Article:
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Thinking

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by

Liam Wilford

on 3 May 2014

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Transcript of Thinking

Thinking
By Walter D. Wintle

If you think you are beaten, you are;
If you think you dare not, you don't;
If you'd like to win, but think you can't,
It's almost a cinch you won't.


If you think you'll lose, you're lost,
For out in the word we find
Success begins with a fellow's will,
It's all in the state of mind.


If you think you're outclassed, you are;
You've got to think high to rise.
You've got to be sure of yourself before
You can ever win a prize.



Life's battles don't always go
To the stronger or faster man;
But soon or late the man who wins
Is the man who thinks he can.


Overview
The poem is about believing in yourself, and the power of positive thinking. It also talks about what will happen if you fail to have faith in yourself. The poet believes that to achieve success, one has to believe in one's self. As he states in the last lines of the poem,
"Success begins with a fellow's will,/It's all in the state of mind."
The first stanza is rather negative; it only focuses on what will happen if you don't believe in yourself.
"If you'd like to win, but think you can't/
It's almost a cinch you won't."
First Stanza
Second Stanza
The second stanza starts out negative, and then begins to turn it positive. It begins to become a positive message during the third line; It stops talking about failure and starts talking about success.
"Success begins with a fellow's will,"
In the third Stanza, it is mostly positive. It begins on a negative note, but then goes positive from there. There is a note of caution in the message, saying you need to be sure of yourself.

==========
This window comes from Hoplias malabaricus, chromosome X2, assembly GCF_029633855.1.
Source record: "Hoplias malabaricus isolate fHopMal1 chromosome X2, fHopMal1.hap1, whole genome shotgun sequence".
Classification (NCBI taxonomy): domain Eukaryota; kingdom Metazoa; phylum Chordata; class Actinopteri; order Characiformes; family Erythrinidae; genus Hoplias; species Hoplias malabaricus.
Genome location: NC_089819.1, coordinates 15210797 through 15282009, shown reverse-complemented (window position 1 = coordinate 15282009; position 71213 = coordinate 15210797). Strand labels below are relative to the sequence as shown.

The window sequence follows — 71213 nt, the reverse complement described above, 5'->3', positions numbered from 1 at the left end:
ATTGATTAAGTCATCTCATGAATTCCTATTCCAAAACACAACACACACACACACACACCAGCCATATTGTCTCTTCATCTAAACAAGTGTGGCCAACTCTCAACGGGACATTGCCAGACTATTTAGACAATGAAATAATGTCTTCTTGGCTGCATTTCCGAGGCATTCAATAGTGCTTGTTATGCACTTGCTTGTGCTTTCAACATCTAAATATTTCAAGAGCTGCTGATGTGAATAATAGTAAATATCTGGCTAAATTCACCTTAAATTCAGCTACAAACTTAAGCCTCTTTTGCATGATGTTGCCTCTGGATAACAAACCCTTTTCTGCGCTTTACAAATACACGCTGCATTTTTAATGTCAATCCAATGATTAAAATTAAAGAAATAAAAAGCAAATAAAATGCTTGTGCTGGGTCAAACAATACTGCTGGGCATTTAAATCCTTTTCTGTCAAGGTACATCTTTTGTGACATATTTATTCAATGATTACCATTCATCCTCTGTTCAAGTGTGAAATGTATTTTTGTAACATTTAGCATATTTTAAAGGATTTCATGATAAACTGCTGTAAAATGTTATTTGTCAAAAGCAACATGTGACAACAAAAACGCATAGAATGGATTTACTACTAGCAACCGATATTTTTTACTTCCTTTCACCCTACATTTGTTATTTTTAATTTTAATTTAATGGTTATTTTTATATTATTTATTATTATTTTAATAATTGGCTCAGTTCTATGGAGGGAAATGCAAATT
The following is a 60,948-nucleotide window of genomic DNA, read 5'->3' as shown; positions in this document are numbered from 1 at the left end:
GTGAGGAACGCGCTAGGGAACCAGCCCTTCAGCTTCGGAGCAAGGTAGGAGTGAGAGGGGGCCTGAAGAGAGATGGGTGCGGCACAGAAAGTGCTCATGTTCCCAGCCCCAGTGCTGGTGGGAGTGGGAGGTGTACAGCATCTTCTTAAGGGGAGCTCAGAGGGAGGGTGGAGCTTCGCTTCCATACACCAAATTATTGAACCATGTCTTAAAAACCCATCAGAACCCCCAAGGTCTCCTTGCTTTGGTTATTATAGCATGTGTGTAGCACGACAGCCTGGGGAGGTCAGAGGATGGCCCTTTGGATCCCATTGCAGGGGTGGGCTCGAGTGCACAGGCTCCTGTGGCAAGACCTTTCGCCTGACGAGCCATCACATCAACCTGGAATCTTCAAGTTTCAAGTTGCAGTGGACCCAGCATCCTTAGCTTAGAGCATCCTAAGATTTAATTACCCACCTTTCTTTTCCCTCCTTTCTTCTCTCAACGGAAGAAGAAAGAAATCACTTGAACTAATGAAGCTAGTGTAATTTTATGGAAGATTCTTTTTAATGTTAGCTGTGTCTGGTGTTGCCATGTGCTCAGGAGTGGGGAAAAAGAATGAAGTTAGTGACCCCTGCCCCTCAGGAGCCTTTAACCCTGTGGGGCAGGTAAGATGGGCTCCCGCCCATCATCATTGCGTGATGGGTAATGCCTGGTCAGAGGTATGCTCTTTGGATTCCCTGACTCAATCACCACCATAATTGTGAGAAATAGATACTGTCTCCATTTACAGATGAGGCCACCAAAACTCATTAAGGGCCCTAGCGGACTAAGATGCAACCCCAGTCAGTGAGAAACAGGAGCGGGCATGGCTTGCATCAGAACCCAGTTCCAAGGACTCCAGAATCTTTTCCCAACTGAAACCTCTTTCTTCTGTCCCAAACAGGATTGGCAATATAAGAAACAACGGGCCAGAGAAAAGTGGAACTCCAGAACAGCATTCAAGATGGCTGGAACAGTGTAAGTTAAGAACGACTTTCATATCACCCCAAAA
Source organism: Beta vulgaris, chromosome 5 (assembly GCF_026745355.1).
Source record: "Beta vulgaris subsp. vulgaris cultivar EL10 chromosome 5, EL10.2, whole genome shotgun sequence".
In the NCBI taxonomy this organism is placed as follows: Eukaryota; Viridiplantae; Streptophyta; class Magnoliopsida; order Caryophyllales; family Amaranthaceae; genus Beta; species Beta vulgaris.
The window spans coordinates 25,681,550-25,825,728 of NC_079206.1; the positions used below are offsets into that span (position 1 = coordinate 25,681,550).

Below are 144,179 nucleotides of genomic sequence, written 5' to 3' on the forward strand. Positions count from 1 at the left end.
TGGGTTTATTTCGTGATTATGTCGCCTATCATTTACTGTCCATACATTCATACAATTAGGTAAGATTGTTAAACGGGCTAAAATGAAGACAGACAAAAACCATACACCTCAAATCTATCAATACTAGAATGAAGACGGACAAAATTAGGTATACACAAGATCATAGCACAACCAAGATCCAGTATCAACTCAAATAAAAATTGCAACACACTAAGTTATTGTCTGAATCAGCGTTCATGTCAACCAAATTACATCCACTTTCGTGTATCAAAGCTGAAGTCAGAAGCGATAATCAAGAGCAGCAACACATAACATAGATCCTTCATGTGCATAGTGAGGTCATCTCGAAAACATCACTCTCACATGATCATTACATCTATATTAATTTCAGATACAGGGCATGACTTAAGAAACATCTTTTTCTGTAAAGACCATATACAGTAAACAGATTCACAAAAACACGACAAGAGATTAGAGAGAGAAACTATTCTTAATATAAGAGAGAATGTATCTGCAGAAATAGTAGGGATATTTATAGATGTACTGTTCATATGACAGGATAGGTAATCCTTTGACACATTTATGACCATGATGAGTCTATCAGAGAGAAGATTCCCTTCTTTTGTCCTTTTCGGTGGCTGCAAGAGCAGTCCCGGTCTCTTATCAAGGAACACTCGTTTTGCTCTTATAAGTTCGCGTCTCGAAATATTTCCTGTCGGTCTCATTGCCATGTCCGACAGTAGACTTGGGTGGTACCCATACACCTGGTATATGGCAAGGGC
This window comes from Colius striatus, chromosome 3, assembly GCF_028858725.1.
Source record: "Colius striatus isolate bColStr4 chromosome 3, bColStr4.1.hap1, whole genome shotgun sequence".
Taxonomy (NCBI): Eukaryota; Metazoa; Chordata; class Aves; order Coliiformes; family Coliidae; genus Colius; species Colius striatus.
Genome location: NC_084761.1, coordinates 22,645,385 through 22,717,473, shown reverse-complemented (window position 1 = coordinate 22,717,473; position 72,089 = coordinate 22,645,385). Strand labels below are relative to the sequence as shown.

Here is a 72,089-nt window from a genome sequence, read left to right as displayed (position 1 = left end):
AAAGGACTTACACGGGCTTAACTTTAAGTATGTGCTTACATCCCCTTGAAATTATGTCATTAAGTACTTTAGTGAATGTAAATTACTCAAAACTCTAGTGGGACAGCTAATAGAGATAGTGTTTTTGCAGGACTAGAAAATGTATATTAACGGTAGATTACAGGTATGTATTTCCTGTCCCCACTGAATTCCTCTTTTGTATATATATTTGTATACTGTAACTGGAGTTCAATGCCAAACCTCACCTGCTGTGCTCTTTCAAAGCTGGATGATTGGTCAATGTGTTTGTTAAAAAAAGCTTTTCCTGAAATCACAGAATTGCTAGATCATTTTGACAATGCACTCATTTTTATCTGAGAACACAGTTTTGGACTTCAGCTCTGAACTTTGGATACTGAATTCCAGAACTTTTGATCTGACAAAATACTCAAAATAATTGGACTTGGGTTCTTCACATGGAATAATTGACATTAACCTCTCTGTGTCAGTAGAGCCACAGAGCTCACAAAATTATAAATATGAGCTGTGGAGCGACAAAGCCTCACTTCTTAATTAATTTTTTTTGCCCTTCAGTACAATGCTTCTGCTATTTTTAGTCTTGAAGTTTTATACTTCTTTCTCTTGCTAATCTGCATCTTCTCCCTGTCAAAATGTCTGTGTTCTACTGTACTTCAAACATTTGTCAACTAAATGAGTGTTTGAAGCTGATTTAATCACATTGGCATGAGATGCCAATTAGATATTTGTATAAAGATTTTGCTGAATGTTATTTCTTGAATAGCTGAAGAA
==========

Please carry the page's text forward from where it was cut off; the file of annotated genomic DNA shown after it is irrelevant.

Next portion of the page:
Third Stanza
The fourth stanza is the most powerful of the poem. It begins by saying that skill doesn't always mean success; you need to believe in yourself to acheive success in life.
Fourth Stanza
Walter D. Wintle
Walter D. Wintle was a poet who lived in the late 19th and early 20th century. Unfortunately, little is known about his life.
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Literary Devices
Literary Devices
This poem makes use of rhythm, and rhyme to make its message more powerful. It has rhythm in all of it's line. Every second line rhymes in the poem
Themes in the poem
There are two main themes in this poem. The two themes are opposite to one another, and emphasize each other. They balance each other with their messages.
The poem begins focusing on the negative, and what will cause you to fail in life. There is a theme of "Don't do this" in the first few lines. There is a list of what causes failures, and why people do not succeed.
The other theme in the poem is one of success. There is a theme of "Do this" in the lines. The poem encourages the reader to believe in themselves, and if they do so, they will have success.
Theses two themes are different from one another, but they both send the same message of believing in one's self. They emphasize self-empowerment, and positive thinking. They say this from two different perspectives, but balance each other to complement the message that they both are communicating. The poem says that belief is the most important factor in success.
Bibliography
"The Man Who Thinks He Can"http://www.poetryfountain.com/poems/inspirational006.html
"Thinking (poem)" http://en.wikipedia.org/wiki/Thinking_(poem)
Pictures related to Poem
Theme One: Don't
Theme Two: Do
(Known colloquially as "The Man Who Thinks He Can")
"Walter D. Wintle" http://allpoetry.com/Walter_D_Wintle 
Thank you for your time. Are there any questions?
Full transcript